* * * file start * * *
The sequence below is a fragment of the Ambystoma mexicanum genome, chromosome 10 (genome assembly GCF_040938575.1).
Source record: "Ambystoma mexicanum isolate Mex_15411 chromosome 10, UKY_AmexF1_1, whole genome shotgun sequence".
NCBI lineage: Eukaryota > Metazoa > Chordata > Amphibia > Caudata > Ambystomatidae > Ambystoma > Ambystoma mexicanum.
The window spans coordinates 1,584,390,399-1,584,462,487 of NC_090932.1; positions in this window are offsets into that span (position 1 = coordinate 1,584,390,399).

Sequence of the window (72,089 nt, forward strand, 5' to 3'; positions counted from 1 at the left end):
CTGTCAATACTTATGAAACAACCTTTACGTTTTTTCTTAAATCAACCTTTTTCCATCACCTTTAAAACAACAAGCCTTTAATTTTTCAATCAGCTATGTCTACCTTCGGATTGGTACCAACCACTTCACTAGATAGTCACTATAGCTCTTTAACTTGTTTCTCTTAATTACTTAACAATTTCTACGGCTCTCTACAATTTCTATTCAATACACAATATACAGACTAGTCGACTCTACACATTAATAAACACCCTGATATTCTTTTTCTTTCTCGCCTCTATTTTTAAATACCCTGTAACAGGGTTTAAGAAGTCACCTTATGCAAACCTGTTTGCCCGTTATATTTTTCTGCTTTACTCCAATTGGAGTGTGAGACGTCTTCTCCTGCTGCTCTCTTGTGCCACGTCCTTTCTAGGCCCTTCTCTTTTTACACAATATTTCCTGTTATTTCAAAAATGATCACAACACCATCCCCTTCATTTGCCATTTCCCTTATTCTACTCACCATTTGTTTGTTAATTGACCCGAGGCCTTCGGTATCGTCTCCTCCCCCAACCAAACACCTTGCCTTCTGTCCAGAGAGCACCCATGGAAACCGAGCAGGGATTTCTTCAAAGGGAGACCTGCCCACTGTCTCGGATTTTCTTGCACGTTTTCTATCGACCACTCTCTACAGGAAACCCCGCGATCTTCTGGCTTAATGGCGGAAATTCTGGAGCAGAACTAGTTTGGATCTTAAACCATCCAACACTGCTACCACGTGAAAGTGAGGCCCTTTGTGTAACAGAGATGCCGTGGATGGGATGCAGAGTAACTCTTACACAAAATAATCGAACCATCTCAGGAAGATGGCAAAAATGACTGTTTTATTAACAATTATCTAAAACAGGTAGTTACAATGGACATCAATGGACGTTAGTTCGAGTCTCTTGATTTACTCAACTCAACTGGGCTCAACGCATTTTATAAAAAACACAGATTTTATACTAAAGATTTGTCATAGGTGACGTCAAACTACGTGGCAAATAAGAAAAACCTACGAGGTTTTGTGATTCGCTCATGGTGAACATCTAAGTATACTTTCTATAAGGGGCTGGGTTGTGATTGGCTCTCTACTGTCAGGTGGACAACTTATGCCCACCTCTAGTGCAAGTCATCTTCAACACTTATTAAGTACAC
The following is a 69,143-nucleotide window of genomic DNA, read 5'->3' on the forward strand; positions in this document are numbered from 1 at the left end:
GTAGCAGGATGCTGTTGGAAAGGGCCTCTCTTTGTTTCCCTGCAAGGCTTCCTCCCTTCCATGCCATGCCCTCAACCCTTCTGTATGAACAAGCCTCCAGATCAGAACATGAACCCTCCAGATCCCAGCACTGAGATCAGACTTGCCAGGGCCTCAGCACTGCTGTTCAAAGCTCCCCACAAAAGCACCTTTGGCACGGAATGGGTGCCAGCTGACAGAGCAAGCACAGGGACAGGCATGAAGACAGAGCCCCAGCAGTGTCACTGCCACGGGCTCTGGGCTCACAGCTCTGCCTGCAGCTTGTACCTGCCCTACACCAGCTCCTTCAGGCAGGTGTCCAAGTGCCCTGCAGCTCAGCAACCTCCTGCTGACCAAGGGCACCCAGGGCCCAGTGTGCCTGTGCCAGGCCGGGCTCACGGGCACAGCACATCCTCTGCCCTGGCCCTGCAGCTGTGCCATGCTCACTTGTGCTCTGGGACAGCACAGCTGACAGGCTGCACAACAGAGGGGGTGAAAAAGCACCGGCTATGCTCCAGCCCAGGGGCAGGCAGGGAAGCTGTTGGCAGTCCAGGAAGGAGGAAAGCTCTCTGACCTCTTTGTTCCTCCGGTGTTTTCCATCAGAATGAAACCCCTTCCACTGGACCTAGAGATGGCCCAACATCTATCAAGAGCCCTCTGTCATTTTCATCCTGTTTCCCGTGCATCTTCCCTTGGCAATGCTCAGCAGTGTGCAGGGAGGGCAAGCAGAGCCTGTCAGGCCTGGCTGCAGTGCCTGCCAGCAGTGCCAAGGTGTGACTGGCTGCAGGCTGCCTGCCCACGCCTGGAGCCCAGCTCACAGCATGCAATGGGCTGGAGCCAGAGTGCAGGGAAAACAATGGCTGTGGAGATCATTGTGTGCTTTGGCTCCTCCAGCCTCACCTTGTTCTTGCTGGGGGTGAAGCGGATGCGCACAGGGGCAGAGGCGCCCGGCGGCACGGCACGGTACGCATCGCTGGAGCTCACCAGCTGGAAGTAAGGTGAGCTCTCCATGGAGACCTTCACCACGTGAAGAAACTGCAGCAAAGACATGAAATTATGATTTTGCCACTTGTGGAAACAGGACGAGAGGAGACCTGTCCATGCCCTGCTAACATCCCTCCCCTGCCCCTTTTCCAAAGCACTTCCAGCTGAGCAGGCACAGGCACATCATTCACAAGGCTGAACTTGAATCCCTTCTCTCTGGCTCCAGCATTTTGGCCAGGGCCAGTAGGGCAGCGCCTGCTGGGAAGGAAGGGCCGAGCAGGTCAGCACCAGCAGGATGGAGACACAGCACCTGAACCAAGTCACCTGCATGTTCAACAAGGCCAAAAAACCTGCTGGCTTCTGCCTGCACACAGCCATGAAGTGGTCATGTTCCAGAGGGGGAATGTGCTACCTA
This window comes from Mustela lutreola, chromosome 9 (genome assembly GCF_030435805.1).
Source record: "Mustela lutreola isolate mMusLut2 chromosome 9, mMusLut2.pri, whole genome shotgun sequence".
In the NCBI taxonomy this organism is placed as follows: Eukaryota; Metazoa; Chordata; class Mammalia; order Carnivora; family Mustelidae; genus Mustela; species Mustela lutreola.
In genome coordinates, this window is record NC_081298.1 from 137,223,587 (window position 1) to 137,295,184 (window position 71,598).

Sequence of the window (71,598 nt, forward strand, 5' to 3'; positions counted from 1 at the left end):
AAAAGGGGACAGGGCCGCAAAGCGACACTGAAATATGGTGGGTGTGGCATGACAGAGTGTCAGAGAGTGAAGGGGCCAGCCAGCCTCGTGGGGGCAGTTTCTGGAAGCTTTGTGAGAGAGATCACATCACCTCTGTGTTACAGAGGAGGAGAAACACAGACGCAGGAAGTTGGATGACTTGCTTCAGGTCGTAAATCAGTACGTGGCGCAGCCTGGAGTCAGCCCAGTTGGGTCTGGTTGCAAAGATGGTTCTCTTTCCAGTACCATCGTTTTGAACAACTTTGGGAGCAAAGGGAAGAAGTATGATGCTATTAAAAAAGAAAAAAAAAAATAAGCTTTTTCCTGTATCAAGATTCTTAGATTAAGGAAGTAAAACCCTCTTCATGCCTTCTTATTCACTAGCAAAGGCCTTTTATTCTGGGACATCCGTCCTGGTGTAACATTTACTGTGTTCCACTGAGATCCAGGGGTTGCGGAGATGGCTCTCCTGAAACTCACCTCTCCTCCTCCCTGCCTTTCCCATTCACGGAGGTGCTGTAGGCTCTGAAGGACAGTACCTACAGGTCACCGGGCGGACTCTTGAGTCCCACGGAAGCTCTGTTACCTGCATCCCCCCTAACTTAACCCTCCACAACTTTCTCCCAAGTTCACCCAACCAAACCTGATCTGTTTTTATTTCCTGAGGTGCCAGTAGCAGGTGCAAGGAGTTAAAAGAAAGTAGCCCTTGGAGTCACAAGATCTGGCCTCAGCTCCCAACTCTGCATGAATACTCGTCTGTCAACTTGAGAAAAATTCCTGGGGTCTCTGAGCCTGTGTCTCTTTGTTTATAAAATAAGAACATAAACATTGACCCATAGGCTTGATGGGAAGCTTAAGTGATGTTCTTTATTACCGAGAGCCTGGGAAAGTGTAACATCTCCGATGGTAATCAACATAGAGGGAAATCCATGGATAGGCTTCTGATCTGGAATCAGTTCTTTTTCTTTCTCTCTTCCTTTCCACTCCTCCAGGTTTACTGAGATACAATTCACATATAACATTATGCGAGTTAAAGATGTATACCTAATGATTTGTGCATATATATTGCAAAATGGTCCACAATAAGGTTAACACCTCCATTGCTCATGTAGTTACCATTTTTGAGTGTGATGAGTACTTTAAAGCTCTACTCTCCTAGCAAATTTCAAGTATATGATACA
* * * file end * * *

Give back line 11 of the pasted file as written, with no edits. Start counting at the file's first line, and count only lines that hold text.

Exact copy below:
In the NCBI taxonomy this organism is placed as follows: Eukaryota; Metazoa; Chordata; class Mammalia; order Carnivora; family Mustelidae; genus Mustela; species Mustela lutreola.